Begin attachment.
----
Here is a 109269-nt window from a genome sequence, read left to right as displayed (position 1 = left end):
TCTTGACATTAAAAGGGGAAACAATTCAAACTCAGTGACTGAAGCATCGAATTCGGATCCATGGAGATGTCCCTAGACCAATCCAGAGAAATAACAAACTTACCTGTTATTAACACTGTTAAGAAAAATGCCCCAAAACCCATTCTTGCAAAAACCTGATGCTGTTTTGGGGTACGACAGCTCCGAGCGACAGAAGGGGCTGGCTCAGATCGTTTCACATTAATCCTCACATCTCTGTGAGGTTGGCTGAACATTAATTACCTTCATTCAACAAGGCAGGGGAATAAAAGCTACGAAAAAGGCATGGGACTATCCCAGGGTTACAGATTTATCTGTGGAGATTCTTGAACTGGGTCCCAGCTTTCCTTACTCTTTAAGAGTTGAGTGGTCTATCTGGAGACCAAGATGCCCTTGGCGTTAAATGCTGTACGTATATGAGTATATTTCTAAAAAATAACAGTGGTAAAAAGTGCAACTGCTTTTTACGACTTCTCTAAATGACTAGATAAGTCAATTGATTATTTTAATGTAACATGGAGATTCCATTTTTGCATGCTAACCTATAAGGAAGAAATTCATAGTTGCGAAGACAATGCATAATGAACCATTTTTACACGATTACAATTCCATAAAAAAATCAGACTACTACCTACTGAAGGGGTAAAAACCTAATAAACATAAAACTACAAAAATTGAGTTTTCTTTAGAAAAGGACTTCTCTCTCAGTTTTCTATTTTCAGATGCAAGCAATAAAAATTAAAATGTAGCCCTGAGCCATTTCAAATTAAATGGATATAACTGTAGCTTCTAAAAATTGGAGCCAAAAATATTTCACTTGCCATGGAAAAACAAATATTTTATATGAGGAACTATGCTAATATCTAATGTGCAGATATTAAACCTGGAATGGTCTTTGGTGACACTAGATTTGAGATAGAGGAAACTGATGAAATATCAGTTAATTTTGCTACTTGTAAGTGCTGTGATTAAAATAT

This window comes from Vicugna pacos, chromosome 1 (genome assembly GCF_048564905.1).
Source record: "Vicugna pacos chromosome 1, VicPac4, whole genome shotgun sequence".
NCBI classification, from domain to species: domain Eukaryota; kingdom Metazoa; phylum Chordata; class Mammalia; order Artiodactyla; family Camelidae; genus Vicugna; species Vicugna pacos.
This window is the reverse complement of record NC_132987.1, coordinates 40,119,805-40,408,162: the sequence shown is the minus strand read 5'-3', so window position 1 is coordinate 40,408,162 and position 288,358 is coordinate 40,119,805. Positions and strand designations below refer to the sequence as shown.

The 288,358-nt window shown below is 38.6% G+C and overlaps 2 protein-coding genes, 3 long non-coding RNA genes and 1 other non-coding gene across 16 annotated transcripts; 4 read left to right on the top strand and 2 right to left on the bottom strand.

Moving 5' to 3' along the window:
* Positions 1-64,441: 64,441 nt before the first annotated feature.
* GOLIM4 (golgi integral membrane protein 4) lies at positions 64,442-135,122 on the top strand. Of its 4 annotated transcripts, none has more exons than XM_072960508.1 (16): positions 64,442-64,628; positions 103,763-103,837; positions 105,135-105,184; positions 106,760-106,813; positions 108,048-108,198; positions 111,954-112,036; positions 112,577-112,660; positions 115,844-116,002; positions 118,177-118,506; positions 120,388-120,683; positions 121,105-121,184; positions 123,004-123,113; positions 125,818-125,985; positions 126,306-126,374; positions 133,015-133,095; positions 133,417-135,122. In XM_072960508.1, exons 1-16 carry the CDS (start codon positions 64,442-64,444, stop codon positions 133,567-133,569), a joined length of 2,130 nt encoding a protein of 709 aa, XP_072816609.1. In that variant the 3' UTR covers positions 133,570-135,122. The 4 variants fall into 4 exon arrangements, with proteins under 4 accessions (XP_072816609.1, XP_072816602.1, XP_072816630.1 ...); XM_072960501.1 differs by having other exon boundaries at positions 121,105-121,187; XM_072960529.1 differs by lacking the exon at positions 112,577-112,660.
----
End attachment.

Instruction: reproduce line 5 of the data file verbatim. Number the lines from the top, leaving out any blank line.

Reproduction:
NCBI classification, from domain to species: domain Eukaryota; kingdom Metazoa; phylum Chordata; class Mammalia; order Artiodactyla; family Camelidae; genus Vicugna; species Vicugna pacos.